The Raft was created by Viola in 2004 as a commission for the Athens Olympics. In this work, a group of 19 people are dramatically subjected to physical forces of nature.
The 10-minute piece visually represents a moment of disaster and its aftermath, as experienced by a cross-section of humanity. Created on-set with actors and stunt people, the action is described by the artist as follows: A group of 19 men and women from a variety of ethnic and economic backgrounds are suddenly struck by a massive onslaught of water from a high-pressure hose. Some are immediately knocked over and others brace themselves against the unprovoked deluge. Water flies everywhere, clothing and bodies are pummeled, faces and limbs contort in stress and agony against the cold, hard force. People in the group cling to each other for survival, as the act of simply remaining upright becomes an intense physical struggle. Then, as suddenly as it arrived, the water stops, leaving behind a band of suffering, bewildered, and battered individuals. The group slowly recovers.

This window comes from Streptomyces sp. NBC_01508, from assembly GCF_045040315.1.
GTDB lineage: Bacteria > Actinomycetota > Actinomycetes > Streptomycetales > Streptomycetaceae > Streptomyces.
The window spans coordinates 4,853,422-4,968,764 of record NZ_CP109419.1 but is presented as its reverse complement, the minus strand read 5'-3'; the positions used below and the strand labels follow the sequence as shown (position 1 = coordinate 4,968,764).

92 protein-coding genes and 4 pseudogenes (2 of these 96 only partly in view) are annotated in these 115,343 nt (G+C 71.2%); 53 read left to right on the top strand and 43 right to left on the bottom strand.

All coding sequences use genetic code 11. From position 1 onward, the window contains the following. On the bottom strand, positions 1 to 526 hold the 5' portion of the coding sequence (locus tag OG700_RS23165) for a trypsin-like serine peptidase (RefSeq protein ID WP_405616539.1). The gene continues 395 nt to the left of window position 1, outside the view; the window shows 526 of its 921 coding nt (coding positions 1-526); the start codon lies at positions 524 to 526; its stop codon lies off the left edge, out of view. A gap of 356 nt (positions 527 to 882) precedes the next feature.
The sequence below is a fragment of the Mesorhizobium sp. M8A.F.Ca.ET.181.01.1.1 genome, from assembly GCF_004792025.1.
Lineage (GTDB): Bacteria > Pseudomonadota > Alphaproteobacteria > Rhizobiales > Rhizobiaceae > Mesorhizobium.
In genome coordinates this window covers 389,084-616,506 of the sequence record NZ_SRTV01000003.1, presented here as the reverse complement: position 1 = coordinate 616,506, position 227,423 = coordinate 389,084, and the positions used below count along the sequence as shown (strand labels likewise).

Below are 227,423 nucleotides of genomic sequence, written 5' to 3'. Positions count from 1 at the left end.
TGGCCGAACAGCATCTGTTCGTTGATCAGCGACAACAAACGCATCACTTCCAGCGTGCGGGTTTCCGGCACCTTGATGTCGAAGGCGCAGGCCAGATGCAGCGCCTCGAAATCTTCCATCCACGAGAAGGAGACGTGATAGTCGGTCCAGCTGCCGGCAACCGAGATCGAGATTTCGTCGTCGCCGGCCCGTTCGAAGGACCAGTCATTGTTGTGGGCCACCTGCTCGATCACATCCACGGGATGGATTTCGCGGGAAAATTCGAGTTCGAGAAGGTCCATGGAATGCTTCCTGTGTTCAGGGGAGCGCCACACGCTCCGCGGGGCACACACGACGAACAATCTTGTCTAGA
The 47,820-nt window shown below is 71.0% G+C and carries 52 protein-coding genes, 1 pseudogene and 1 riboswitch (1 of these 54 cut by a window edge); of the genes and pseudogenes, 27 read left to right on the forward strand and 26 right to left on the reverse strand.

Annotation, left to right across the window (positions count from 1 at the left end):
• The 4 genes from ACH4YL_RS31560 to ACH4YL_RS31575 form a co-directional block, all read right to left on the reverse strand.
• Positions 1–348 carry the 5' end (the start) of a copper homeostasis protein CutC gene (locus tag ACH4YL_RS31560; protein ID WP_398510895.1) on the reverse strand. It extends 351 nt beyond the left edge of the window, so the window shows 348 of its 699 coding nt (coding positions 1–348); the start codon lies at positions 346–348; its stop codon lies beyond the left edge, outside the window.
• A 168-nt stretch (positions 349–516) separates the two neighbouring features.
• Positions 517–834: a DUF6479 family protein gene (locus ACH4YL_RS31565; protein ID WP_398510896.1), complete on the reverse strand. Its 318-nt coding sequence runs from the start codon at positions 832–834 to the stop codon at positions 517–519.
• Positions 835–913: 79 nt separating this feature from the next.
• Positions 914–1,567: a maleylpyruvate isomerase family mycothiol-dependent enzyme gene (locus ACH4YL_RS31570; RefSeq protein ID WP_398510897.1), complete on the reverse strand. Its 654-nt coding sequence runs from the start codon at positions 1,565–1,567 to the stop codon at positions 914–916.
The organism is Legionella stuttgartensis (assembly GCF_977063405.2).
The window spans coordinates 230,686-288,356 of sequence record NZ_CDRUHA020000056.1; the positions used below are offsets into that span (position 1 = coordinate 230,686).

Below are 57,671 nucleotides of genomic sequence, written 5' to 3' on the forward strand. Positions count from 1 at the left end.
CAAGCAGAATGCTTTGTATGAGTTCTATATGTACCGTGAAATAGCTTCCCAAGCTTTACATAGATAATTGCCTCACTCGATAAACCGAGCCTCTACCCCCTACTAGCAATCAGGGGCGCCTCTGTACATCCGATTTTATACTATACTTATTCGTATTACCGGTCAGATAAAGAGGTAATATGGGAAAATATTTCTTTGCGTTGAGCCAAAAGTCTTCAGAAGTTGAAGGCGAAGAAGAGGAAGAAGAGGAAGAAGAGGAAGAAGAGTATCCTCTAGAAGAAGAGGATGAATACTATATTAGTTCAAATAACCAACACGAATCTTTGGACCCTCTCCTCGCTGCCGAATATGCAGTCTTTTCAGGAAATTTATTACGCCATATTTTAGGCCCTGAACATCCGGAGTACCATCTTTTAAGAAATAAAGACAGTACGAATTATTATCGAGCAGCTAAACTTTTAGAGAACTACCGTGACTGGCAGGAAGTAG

Viola comments, “I wanted to make a piece for our time in which nobody gets killed; people withstand the onslaught, and they get back on their feet and they go at it again.”
Credit: Exhibition overview distilled from museum website